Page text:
However, the last forty years have provided plenty to supplement what has been one of THE classic football shirts. As we delve into the historical kitbag, our four categories, which are all based purely on my own personal opinion, remain: The best; The worst; The away; The unfortunate design/Retro Classic

The Best:  Home 1949-58 Whilst Umbro were the first ‘technical’ sponsor to display their brand on the shirt, Adidas dominated a period from late seventies to mid eighties that saw some intriguing efforts. I’ve always had a soft spot for the German giants (indeed, for many Brentford fans our own 1980/81 home shirt is the stuff of folklore/fantasy – delete as applicable).  That said my own take is that, if anything, these are a bit over cluttered. Free from the shackles of ‘all white’, the club allowed advertising and double badges to run riot.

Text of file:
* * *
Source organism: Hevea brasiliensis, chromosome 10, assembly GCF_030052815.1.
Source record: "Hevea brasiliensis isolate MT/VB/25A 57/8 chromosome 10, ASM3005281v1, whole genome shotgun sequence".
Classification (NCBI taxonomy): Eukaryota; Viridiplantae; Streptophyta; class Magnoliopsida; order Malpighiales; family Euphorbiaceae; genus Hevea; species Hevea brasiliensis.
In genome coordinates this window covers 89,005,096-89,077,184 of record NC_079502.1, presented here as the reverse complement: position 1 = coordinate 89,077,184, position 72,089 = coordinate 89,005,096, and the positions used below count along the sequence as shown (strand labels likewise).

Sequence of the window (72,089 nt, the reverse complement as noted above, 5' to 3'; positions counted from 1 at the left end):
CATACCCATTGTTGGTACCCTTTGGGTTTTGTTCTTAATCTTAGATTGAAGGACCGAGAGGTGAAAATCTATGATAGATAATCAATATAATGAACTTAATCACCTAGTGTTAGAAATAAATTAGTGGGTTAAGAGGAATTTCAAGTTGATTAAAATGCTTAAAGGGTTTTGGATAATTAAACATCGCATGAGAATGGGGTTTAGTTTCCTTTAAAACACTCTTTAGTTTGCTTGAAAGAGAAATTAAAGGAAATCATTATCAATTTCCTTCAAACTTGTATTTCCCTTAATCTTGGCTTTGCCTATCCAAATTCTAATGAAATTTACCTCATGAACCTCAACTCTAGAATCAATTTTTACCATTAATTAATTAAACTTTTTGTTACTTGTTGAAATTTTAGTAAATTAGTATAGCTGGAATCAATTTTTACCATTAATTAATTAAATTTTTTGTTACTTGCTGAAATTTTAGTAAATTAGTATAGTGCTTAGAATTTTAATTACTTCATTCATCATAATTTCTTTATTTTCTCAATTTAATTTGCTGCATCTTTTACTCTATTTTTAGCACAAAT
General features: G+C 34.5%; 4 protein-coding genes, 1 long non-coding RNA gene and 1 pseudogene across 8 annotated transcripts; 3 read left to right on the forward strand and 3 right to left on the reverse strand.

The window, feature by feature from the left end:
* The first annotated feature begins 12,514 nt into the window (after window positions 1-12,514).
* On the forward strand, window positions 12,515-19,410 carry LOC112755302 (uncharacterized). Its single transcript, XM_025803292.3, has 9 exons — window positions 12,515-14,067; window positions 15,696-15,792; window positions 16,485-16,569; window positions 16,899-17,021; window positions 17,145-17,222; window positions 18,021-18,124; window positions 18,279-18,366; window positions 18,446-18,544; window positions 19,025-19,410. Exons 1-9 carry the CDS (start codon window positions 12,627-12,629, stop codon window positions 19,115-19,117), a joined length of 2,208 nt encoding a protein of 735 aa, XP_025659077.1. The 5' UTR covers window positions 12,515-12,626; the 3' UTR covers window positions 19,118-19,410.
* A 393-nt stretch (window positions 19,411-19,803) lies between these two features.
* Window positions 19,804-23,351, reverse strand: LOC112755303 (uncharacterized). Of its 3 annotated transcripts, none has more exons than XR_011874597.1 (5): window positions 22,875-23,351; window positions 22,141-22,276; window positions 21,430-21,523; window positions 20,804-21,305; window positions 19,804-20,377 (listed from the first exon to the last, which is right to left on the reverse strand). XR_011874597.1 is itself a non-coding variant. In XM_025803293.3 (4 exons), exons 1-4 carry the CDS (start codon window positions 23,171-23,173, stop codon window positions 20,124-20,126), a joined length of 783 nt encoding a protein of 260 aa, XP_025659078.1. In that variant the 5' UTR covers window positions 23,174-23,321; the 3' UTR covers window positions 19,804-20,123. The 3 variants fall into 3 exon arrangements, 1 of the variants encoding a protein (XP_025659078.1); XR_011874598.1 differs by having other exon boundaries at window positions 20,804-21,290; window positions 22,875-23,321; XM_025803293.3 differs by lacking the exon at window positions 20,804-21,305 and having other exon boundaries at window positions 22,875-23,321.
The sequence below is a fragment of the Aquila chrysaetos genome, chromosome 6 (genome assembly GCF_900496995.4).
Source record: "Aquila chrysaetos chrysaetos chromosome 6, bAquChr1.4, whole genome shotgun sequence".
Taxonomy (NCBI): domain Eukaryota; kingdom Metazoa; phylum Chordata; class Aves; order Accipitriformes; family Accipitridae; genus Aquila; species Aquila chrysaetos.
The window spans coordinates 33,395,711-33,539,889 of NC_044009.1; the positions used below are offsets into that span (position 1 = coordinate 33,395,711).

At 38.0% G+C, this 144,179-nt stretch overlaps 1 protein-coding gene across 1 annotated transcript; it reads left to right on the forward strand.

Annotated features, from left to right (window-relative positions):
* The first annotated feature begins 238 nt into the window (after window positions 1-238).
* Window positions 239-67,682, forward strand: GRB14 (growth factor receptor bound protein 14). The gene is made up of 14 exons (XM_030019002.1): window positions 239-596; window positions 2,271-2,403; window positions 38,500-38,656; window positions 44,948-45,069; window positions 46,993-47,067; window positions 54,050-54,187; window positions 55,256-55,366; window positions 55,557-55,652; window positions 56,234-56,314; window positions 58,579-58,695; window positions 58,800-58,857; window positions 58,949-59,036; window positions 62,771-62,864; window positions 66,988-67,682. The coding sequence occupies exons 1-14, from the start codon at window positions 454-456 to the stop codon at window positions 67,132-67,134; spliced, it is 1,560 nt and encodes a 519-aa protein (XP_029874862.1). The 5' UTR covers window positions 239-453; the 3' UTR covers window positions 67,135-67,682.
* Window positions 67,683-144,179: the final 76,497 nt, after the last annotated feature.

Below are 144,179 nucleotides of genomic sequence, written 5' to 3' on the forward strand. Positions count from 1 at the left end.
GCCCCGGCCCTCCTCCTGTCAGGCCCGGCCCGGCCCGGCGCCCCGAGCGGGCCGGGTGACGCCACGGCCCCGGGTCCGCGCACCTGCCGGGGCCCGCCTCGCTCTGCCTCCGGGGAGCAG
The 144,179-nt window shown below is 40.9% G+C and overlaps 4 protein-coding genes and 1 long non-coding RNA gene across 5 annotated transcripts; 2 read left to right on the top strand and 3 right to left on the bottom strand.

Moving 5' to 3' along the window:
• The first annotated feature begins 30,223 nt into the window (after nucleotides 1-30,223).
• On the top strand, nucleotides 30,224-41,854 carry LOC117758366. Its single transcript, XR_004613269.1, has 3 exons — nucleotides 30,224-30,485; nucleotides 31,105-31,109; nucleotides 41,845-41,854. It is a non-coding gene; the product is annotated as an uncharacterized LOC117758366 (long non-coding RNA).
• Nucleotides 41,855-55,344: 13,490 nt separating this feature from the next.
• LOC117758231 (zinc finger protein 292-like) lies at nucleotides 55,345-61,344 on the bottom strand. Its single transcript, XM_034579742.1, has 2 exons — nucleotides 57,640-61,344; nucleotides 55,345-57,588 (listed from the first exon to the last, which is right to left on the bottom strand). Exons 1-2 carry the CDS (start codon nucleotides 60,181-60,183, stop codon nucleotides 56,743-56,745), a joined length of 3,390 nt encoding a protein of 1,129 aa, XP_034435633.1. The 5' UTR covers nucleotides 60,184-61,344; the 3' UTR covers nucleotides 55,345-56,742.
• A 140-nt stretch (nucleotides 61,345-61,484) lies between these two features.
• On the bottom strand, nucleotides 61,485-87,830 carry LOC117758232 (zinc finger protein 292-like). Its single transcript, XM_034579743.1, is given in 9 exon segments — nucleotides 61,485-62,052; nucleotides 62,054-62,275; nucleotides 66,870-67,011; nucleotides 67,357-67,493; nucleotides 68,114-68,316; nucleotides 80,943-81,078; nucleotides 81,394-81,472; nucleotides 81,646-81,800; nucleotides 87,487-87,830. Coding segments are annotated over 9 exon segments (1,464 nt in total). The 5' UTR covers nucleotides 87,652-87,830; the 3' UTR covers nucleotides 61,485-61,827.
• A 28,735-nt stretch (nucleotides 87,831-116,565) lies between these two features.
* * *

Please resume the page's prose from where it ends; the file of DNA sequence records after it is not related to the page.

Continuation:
Instead, we’ll keep it simple and recognise one of Preston’s greatest players in their greatest kit. The image of Sir Tom Finney in the plain white collared shirt is an absolutely iconic one in footballing terms. With the famous PP (Princeps Pacis) badge still retained, almost identically, today it is a fine shirt to boot and one that reeks of class and tradition.

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The worst: Matchwinner 1992-93   Just as the likes of Reading discovered, sponsorship from a company in the painting & decorating industry does not guarantee a shirt as stylish as the product it is endorsing.

And just as Reading’s Matchwinner efforts were more likely to induce a migraine than promote the likes of their ‘Hat Painting’, Preston face a similar scenario.

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Matchwinner have bad form here